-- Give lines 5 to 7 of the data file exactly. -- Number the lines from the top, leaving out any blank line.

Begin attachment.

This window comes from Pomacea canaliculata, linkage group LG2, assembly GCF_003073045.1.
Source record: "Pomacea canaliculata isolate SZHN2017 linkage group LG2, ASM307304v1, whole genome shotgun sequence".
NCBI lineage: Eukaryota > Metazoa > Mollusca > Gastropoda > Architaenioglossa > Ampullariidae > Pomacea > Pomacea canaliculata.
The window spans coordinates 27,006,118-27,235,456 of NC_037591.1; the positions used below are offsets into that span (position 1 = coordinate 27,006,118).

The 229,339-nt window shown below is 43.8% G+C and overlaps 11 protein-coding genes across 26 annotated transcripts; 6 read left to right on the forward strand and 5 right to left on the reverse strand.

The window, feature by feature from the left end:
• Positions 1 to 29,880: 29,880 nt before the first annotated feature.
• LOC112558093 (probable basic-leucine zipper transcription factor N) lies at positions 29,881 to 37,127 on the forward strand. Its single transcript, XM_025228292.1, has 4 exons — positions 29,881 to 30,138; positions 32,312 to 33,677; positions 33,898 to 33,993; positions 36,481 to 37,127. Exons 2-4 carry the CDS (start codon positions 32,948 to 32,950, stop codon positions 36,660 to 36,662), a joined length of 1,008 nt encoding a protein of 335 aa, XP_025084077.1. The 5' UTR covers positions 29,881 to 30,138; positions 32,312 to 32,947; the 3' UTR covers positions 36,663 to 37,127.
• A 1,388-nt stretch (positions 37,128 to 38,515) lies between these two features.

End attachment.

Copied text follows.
The 229,339-nt window shown below is 43.8% G+C and overlaps 11 protein-coding genes across 26 annotated transcripts; 6 read left to right on the forward strand and 5 right to left on the reverse strand.

The window, feature by feature from the left end:
• Positions 1 to 29,880: 29,880 nt before the first annotated feature.